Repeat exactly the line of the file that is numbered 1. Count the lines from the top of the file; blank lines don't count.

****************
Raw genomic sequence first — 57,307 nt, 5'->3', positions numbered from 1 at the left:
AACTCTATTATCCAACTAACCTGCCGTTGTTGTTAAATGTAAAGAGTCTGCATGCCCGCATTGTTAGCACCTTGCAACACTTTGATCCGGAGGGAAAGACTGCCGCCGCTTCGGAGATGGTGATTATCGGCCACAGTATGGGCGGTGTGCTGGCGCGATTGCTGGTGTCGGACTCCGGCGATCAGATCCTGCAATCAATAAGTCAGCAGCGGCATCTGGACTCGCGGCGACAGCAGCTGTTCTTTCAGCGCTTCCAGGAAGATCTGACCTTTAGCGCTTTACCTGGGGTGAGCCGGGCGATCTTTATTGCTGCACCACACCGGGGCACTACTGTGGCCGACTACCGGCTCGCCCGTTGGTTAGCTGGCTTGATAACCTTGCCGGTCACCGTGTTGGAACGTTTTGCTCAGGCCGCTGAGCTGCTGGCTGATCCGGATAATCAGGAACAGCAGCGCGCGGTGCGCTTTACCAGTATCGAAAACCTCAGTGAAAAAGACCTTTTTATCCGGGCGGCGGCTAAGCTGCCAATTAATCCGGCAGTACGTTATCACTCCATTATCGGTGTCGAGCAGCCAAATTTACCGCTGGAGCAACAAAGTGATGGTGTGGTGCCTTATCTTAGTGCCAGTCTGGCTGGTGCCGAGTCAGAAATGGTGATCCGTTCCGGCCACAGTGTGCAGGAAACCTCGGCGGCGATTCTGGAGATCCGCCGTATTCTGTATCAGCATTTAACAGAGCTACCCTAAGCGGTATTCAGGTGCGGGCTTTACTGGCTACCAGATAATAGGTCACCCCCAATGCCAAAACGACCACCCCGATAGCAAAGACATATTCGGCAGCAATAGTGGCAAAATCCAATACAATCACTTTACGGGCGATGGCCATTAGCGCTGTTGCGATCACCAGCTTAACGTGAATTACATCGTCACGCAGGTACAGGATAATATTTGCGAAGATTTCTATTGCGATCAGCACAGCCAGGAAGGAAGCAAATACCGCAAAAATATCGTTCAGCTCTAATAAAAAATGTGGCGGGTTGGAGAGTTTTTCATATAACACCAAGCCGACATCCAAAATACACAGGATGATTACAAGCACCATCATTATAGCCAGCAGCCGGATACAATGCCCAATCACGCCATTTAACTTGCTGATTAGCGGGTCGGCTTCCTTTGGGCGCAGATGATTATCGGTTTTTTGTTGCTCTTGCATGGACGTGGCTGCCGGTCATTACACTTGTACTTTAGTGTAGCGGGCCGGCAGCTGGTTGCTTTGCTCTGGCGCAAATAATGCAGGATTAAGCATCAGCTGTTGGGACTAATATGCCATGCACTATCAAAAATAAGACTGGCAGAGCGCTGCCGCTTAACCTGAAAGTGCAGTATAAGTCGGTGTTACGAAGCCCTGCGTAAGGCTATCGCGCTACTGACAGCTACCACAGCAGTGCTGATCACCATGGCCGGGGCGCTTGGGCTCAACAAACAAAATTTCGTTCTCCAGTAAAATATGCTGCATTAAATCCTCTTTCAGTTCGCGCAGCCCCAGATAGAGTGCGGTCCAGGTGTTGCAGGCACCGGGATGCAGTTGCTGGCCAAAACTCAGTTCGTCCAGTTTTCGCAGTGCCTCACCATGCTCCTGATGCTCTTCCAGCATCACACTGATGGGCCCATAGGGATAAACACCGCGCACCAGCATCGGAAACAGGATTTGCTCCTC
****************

Raw genomic sequence first — 57,307 nt, 5'->3', positions numbered from 1 at the left: